My colleague, Mike Green, and I have been working on a biography of Charles O. Finley, owner of the Kansas City/Oakland A’s between 1960 and 1980. Look for it from Walker and Co. in the summer of 2010. Between 1972 and 1974 his A’s won three straight World Series, the only team other than the Yankees to do so.
Finley, of course, had a public persona as one of the dark princes of Major League Baseball. He engaged in manipulation, connivance, and cajolery for what he wanted, and mostly what he wanted was unflagging respect and success. He publicly and bitterly warred with his players, his many managers, other MLB owners, the city leaders where his team played, sports journalists, and Commissioner Bowie Kuhn. He enjoyed joking that his initial “O.” stood for “Owner,” a title he ensured no one ever forgot. Others had different words, and “obnoxious,” “outrageous,” and “obstreperous” were only a few of them. The meddlesome Finley micro-managed every aspect of his team’s operation, even including field tactics during games. He had spies watching the actions of his employees and reporting on incidents both large and small. His autocratic manner was well-known throughout MLB and stories of his antics abound, forever affecting perceptions of his reign over the A’s.
Finley was famous for his fights with Major League Commissioner Bowie Kuhn, for his outlandish promotions (some of which he stole outright from Bill Veeck), for meddling in the A’s club house, and for his abuse of players and any other employees he had around him. He is also famous for some of his innovations, including colorful baseball uniforms, night World Series games, and the designated hitter. Some baseball purists might damn him dor championing these ideas but there is no mistaking that they changed the game.
Here is the story of one incident in which Finley tried to do something nice for the fans in Kansas City. In the fall of 1964 Finley was in the doghouse in Kansas City because of his seemingly constanct efforts to move the team someplace else–it was Dallas one day, Seattle the next, Oakland every third Wednesday, etc.–and to gain fan approval he engineered a concert with the Beatles in Kansas City. Finley saw that the Beatles did not have a Kansas City stop on their first U.S. tour, and he tracked down manager Brian Epstein at the Cow Palace in San Francisco to try to bring the band to Municipal Stadium. He offered $50,000 for an appearance, but Epstein said that the going price was $100,000 so Finley countered with a $150,000 offer.
Epstein agreed to divert the band’s tour to Kansas City for an additional concert date at the Kansas City Municipal Stadium, and they played on September 17, 1964 for only 31 minutes to a crowd of about 20,208 fans. Drew Dimmel recalled that “When confirmation was announced on my local ‘rock’ station, WHB, that tickets were going on sale to see The Beatles, live, at Municipal Stadium in Kansas City I persuaded my dad to drive me down to the ticket booth. I bought two field-level tickets, paying $6.50 apiece; one for my little brother and one for me. I was 15 and he was 12.” In actuality, the standard ticket price for this concert was $8.50, making it the highest in the 1964 tour, except for one concert in New York City. But Finley also had a $2.00 ticket, which is one of the lowest admission prices of any Beatles concert. Never shy about publicity, the back of the $8.50 tickets featured Charlie Finley wearing a Beatles Wig as a joke.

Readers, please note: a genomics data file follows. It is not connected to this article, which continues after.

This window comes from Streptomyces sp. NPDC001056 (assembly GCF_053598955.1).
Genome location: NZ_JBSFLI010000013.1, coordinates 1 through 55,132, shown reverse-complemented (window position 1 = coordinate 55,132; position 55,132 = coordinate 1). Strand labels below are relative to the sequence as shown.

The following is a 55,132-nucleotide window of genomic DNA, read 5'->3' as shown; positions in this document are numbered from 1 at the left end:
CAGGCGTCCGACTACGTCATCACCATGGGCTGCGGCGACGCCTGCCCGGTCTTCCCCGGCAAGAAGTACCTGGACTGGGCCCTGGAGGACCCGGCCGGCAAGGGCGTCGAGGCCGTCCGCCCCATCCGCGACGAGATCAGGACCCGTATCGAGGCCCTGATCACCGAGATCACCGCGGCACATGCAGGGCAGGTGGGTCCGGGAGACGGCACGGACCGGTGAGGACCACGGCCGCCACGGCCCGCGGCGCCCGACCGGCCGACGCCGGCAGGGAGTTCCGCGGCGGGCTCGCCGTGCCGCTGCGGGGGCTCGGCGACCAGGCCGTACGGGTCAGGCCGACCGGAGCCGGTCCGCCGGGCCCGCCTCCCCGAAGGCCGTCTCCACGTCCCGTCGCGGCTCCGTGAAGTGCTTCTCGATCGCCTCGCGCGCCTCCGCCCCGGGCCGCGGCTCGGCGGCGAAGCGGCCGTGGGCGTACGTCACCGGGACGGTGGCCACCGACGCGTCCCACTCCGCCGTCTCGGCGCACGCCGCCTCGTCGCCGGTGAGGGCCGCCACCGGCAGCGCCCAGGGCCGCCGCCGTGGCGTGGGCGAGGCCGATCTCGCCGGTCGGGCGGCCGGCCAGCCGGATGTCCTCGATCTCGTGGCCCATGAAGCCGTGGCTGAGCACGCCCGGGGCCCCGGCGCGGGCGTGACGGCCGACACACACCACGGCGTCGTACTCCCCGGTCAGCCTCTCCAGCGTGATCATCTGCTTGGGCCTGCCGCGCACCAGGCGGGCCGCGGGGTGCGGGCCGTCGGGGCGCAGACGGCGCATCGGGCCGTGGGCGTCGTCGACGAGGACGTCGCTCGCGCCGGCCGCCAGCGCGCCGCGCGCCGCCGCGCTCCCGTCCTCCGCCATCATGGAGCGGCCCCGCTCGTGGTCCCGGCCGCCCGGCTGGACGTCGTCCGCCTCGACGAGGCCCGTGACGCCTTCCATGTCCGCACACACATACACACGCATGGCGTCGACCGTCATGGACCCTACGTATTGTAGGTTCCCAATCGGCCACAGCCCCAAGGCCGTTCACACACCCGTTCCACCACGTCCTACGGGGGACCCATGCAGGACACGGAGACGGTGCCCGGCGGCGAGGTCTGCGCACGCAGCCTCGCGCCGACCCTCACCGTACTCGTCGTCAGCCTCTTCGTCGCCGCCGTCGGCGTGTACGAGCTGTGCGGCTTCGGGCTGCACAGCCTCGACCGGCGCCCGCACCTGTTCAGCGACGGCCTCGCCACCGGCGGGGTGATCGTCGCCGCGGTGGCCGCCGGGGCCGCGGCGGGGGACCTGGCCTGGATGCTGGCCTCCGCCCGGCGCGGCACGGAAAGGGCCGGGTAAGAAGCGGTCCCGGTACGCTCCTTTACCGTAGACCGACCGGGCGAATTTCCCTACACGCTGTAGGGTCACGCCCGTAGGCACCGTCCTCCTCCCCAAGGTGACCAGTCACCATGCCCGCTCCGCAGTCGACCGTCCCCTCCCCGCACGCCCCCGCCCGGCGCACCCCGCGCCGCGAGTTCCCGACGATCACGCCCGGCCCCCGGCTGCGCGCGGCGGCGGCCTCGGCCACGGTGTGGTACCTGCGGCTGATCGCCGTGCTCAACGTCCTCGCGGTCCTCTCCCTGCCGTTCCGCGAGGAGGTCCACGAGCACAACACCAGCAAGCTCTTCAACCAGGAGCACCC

Jim Schaaf, who ran the A’s promotions department in Kansas City, recalled the excitement surrounding that first Beatles tour through the U.S. The band “came in early in the morning, and there was all kind of people at the Muelbach Hotel. I mean, people lined up all over the place…young kids out there when the Beatles came in, and then…When these guys came in, they got in about 2:00am…and they were a bunch of fun guys. They didn’t go to sleep.” The next morning they held a press conference, inviting all of the high school journalists in the Kansas City area to meet the Beatles. Schaaf recalled trying to get them out of bed, “I felt a heck of a lot of pressure because they wouldn’t get up!” Schaaf knew this was something that Finley prized, and he eventually pushed the press conference back to noon and it turned out well. Finley was delighted. Schaaf concluded, “I thought we had a big crowd because we had people sitting on the infield.”
The Beatles began their set with the song “Kansas City/Hey, Hey, Hey, Hey,” and the crowd went wild. Some fans rushed the stage but stage manager Derek Taylor settled them down. The Beatles then continued their show. Because it did not sell out, Finley did not make back his promotion of the concert. Of course, some did make money on the deal, especially the two people who acquired the sheets on the beds of the Beatles rooms in their hotel. They cut them into small squares and sold them as souvenirs. They netted $159,000 for their efforts.